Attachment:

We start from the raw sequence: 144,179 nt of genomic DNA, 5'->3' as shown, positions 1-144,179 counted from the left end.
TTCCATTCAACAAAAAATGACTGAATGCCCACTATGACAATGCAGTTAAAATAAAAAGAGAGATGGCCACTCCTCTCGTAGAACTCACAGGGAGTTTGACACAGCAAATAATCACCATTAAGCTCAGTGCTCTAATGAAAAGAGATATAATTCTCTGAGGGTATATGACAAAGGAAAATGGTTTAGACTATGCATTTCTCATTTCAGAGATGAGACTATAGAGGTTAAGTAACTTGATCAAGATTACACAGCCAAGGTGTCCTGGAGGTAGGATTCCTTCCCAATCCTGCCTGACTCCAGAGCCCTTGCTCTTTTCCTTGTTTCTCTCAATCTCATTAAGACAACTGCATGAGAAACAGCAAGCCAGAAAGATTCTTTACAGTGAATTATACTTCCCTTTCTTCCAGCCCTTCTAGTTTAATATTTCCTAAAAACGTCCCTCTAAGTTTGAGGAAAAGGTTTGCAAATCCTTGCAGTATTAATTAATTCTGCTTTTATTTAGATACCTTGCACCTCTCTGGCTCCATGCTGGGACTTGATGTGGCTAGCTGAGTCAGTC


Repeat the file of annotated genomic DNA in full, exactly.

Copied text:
We start from the raw sequence: 144,179 nt of genomic DNA, 5'->3' as shown, positions 1-144,179 counted from the left end.
TTCCATTCAACAAAAAATGACTGAATGCCCACTATGACAATGCAGTTAAAATAAAAAGAGAGATGGCCACTCCTCTCGTAGAACTCACAGGGAGTTTGACACAGCAAATAATCACCATTAAGCTCAGTGCTCTAATGAAAAGAGATATAATTCTCTGAGGGTATATGACAAAGGAAAATGGTTTAGACTATGCATTTCTCATTTCAGAGATGAGACTATAGAGGTTAAGTAACTTGATCAAGATTACACAGCCAAGGTGTCCTGGAGGTAGGATTCCTTCCCAATCCTGCCTGACTCCAGAGCCCTTGCTCTTTTCCTTGTTTCTCTCAATCTCATTAAGACAACTGCATGAGAAACAGCAAGCCAGAAAGATTCTTTACAGTGAATTATACTTCCCTTTCTTCCAGCCCTTCTAGTTTAATATTTCCTAAAAACGTCCCTCTAAGTTTGAGGAAAAGGTTTGCAAATCCTTGCAGTATTAATTAATTCTGCTTTTATTTAGATACCTTGCACCTCTCTGGCTCCATGCTGGGACTTGATGTGGCTAGCTGAGTCAGTC